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Today's News

  • 50th anniversary

    Earl and Glenna Shuck were married June 27, 1961 in Shelby County and celebrate 50 years of marriage this week.

    They are the parents of Steve and Allen Shuck, and Robin Reynolds, all of Shelbyville, Diana Newlin and Loretta Stevens of Louisville and the late Wayne Shuck, founder of Shuck Fence Company in Shelbyville. They have seven grandchildren and three great-grandchildren.

  • Army reserve grad

    Army Reserve Spec. Phillip T. Miller has graduated from Basic Combat Training at Fort Sill, Lawton, Okla.

    During the nine weeks of training, Reserve Spec. Miller studied the Army mission and received instruction and training exercises in drill and ceremonies, Army history, core values and traditions, military courtesy, military justice, physical fitness, first aid, rifle marksmanship, weapons use, map reading and land navigation, foot marches, armed and unarmed combat and field maneuvers and tactics.

  • Shelby County Sheriff's Reports June 29

    DUI

     

    Kimberly Reid, 46, of 295 Old Glass Farm Road in Frankfort was arrested April 1 on Washington Street and charged with operating a motor vehicle under the influence of alcohol or drugs, first offense, third-degree criminal mischief and operating on a suspended or revoked operator’s license. She was also served with a Franklin County bench warrant for failure to appear in court.

  • 84th birthday

    Doris Purvis Beller celebrated her 84th birthday on June 19 with her granddaughter Kerrie and husband Ken Howard. Celebrating with her was also Jeanene Purvis Rogers and Don Rogers, Joe and Denise Purvis, Ben and Pauline Purvis, and numerous grandchildren and great-grandchildren.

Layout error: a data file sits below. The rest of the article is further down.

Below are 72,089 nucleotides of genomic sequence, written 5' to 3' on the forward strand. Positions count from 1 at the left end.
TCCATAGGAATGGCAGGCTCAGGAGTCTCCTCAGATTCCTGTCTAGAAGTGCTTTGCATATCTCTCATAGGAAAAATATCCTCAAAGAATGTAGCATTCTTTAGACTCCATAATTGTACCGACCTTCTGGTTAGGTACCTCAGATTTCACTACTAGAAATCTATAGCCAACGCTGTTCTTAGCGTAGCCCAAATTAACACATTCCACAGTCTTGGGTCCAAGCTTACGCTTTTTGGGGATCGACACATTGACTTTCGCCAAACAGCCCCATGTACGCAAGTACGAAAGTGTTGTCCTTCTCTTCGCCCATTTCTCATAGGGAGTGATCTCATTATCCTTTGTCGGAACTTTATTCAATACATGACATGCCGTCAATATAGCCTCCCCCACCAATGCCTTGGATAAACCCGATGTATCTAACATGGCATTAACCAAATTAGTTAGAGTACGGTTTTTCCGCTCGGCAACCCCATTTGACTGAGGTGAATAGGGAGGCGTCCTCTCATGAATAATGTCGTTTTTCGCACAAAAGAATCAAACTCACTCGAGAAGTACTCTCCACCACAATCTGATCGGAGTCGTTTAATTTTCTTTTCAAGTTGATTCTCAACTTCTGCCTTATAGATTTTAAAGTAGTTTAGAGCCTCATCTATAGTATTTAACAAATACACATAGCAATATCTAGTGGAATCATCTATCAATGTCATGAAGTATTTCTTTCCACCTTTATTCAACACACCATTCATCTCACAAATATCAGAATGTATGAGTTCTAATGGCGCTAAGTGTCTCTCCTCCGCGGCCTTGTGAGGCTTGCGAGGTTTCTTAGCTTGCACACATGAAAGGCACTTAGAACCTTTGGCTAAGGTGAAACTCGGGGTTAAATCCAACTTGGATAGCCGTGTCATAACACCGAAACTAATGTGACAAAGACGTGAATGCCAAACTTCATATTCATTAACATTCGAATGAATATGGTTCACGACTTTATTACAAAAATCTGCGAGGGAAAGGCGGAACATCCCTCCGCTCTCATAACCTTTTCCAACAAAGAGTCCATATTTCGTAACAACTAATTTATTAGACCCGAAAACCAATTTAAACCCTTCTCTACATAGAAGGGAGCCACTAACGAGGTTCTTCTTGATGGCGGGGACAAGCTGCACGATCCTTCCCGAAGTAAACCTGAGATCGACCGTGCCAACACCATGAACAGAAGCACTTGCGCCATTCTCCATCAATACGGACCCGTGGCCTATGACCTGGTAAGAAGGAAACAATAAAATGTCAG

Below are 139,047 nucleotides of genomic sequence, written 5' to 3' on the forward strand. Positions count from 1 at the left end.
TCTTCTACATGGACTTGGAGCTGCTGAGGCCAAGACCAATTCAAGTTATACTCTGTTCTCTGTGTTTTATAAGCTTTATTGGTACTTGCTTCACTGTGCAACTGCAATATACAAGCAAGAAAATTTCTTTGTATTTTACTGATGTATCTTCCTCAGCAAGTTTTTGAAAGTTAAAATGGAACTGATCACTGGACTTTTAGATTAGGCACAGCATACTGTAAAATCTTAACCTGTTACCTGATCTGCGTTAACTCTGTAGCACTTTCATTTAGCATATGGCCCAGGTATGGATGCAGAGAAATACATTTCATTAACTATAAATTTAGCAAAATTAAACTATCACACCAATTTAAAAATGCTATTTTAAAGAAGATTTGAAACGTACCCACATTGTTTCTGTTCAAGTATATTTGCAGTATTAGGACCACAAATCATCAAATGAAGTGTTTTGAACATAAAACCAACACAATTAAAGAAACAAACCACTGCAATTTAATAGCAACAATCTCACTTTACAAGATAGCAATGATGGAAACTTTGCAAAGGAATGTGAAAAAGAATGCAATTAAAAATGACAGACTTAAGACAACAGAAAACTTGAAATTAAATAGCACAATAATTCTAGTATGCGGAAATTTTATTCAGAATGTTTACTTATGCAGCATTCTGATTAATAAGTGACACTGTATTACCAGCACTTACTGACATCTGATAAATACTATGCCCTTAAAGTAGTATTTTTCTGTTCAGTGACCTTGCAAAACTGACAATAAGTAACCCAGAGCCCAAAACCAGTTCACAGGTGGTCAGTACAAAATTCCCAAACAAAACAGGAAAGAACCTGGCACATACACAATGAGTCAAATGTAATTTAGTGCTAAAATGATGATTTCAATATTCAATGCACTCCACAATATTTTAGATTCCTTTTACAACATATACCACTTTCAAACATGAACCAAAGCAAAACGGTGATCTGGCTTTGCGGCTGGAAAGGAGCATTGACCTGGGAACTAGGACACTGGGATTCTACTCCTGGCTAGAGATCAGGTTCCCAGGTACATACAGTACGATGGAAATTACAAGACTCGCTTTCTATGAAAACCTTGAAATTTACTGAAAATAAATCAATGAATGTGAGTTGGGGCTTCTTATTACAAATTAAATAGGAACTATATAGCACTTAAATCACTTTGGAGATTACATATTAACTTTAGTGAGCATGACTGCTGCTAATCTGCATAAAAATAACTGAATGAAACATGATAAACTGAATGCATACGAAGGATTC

• McConnell intern
  • Woman dies after swerving to avoid bicycle on I-64

    A Lexington woman injured in a single-vehicle accident Friday on Interstate 64 has died of her injuries, and police are asking for the public's help in getting more information on accident that caused her death.
     

    Kawthur Suleiman, 23, died at 10 p.m. Friday at the University of Kentucky Medical Center, where she was airlifted after a crash just east of Shelbyville that afternoon, Kentucky State Police Detective Kevin Calhoon said.

  • EARLIER: Deputy who shot pet dog likely not trained for situation

    Some of the details about the shooting June 18 of a family pet by a Shelby County Sheriff’s deputy remained unknown Tuesday, though one factor is emerging clearly: Law enforcement officials in Kentucky typically do not receive training in dealing with animals.

    Daisy, a Labrador dog owned by Bart and Renee Lewis of Shelbyville, was shot by an unidentified deputy who was responding to a tripped burglar alarm at their home on Eagle Pass around 8 a.m. that Saturday.

  • Surprises sprout in fair’s big horse show field

    A surprising number of entries and some surprising results highlighted the  final days of the Shelby County Fair Horse Show.

    Horse Show Manager R.H. Bennett said the number of exhibitors increased so much this year that some classes almost had to be split.

    “This was the largest turnout of horses we’ve ever had,” he said. “We had twenty-five or twenty-four horses in the ring at the same time.”

  • Road closing surprises some

    A last-minute announcement of road closings because of repairs to railroad crossings surprised both residents and some officials this week.

    Employees of RJ Corman Railroad Corp., which is making the repairs to its tracks on the north side of Shelby County, erected signs late last week that announced the closing of Todds Point Road (KY 1848) in Simpsonville on Monday to replace the crossing.

  • News Briefs: June 29, 2011

    Shelby County earns grant

    for dead animal removal

    The Kentucky Agricultural Development Board approved $7,500 at its monthly meeting in support of a Deceased Farm Animal Removal Program in Shelby County, fulfilling a request by Shelby County Fiscal Court.

    The program was established as an interim measure to facilitate the coordination of environmentally sound and cost-effective disposal of deceased livestock for Kentucky’s producers.